76   My sovereign liege, I do beseech your majesty
77   To take our brother Clarence to your grace.
GLOUCESTER
78   Why, madam, have I offer'd love for this
79   To be so bouted in this royal presence?
80   Who knows not that the noble duke is dead?
They all start
81   You do him injury to scorn his corse.
RIVERS
82   Who knows not he is dead! who knows he is?
QUEEN ELIZABETH
83   All seeing heaven, what a world is this!
BUCKINGHAM
84   Look I so pale, Lord Dorset, as the rest?
DORSET
85   Ay, my good lord; and no one in this presence
86   But his red colour hath forsook his cheeks.
KING EDWARD IV
87   Is Clarence dead? the order was reversed.
GLOUCESTER
88   But he, poor soul, by your first order died,
89   And that a winged Mercury did bear:
90   Some tardy cripple bore the countermand,
91   That came too lag to see him buried.
92   God grant that some, less noble and less loyal,
93   Nearer in bloody thoughts, but not in blood,
94   Deserve not worse than wretched Clarence did,
95   And yet go current from suspicion!
Enter DERBY

DORSET
96   A boon, my sovereign, for my service done!
KING EDWARD IV
97   I pray thee, peace: my soul is full of sorrow.
DORSET
98   I will not rise, unless your highness grant.
KING EDWARD IV
99   Then speak at once what is it thou demand'st.
DORSET
100  The forfeit, sovereign, of my servant's life;
101  Who slew to-day a righteous gentleman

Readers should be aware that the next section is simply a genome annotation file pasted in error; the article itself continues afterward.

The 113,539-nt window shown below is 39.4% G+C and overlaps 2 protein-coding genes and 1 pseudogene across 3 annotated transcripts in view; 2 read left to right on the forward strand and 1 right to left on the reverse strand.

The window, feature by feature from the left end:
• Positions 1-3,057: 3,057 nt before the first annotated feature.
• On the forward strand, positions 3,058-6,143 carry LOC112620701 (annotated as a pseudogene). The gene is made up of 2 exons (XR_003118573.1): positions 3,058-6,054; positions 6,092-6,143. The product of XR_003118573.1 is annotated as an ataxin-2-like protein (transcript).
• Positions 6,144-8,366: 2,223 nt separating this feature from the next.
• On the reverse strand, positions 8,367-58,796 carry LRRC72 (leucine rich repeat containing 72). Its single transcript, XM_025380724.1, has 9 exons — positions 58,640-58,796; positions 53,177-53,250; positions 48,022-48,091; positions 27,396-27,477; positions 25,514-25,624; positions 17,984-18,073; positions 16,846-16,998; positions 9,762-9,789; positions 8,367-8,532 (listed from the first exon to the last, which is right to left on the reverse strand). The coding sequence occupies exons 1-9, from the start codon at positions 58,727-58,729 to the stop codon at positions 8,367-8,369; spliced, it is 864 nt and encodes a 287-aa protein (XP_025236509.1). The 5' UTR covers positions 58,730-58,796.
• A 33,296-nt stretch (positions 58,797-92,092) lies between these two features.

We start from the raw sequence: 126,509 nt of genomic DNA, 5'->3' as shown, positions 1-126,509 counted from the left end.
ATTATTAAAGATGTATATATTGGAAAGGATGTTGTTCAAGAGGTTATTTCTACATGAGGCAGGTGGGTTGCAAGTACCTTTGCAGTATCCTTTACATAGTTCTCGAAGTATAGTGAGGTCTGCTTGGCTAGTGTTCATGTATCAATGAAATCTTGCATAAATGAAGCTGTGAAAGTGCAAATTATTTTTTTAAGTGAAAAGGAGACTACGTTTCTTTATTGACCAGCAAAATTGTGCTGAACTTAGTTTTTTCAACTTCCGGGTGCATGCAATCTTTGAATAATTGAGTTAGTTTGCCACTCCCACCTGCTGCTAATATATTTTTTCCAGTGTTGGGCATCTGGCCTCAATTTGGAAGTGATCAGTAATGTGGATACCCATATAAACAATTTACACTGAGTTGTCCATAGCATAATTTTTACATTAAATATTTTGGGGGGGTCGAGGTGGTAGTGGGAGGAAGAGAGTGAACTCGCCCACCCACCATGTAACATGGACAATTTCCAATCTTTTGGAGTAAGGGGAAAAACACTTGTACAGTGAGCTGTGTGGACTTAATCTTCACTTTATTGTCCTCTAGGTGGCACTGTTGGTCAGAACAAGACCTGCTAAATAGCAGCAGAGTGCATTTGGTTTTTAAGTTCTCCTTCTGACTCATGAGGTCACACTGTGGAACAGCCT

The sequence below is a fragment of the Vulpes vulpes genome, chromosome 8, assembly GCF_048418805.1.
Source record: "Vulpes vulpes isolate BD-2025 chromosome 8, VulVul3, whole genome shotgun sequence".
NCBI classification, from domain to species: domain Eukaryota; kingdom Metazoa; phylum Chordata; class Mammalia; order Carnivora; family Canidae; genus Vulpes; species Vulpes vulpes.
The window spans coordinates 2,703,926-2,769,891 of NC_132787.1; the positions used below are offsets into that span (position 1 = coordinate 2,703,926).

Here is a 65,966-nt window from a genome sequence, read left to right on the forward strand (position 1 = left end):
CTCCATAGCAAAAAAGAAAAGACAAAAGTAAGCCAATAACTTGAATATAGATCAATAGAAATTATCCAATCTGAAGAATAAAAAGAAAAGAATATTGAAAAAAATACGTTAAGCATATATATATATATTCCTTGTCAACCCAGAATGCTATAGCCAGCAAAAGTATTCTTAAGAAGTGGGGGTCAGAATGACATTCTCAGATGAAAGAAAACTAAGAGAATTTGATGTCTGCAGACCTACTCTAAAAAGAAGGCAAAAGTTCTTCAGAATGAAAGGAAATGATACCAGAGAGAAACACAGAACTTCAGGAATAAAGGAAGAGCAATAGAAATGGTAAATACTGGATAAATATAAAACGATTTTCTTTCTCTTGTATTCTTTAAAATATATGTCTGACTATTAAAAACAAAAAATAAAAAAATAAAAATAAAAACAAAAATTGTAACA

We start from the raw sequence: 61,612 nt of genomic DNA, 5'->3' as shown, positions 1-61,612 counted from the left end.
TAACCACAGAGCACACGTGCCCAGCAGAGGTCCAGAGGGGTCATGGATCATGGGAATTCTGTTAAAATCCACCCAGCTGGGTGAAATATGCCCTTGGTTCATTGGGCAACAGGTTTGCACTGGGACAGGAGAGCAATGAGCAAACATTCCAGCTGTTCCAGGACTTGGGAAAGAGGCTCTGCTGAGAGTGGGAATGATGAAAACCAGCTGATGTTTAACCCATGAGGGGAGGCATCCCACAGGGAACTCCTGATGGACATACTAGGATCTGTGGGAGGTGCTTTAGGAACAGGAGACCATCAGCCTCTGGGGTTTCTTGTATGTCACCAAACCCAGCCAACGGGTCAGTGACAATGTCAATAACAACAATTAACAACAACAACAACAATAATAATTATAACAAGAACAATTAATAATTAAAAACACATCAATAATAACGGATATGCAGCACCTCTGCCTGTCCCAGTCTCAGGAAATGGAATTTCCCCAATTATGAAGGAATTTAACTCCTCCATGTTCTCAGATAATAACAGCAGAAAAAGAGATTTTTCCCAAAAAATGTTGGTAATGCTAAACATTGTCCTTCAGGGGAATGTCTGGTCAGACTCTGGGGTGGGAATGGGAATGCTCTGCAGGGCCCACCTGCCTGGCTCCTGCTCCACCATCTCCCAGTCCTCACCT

102  Lately attendant on the Duke of Norfolk.
KING EDWARD IV
103  Have a tongue to doom my brother's death,
104  And shall the same give pardon to a slave?
105  My brother slew no man; his fault was thought,
106  And yet his punishment was cruel death.
107  Who sued to me for him? who, in my rage,
108  Kneel'd at my feet, and bade me be advised
109  Who spake of brotherhood? who spake of love?
110  Who told me how the poor soul did forsake
111  The mighty Warwick, and did fight for me?
112  Who told me, in the field by Tewksbury
113  When Oxford had me down, he rescued me,
114  And said, 'Dear brother, live, and be a king'?
115  Who told me, when we both lay in the field
116  Frozen almost to death, how he did lap me
117  Even in his own garments, and gave himself,
118  All thin and naked, to the numb cold night?
119  All this from my remembrance brutish wrath
120  Sinfully pluck'd, and not a man of you
121  Had so much grace to put it in my mind.
122  But when your carters or your waiting-vassals
123  Have done a drunken slaughter, and defaced
124  The precious image of our dear Redeemer,
125  You straight are on your knees for pardon, pardon;
126  And I unjustly too, must grant it you
127  But for my brother not a man would speak,
128  Nor I, ungracious, speak unto myself
129  For him, poor soul. The proudest of you all
130  Have been beholding to him in his life;
131  Yet none of you would once plead for his life.
132  O God, I fear thy justice will take hold
133  On me, and you, and mine, and yours for this!
134  Come, Hastings, help me to my closet.
135  Oh, poor Clarence!
Exeunt some with KING EDWARD IV and QUEEN MARGARET

GLOUCESTER
136  This is the fruit of rashness! Mark'd you not
137  How that the guilty kindred of the queen
138  Look'd pale when they did hear of Clarence' death?
139  O, they did urge it still unto the king!
140  God will revenge it. But come, let us in,
141  To comfort Edward with our company.
BUCKINGHAM
142  We wait upon your grace.
Exeunt

< (Previous) ACT I, SCENE IVACT II, SCENE II (Next) >
Scene Index
ACT I
  • SCENE I
  • SCENE II
  • SCENE III
  • SCENE IV


  • ACT II
  • SCENE I
  • SCENE II
  • SCENE III
  • SCENE IV


  • ACT III
  • SCENE I
  • SCENE II
  • SCENE III
  • SCENE IV
  • SCENE V
  • SCENE VI
  • SCENE VII


  • ACT IV
  • SCENE I
  • SCENE II
  • SCENE III
  • SCENE IV
  • SCENE V


  • ACT V
  • SCENE I
  • SCENE II
  • SCENE III
  • SCENE IV
  • SCENE V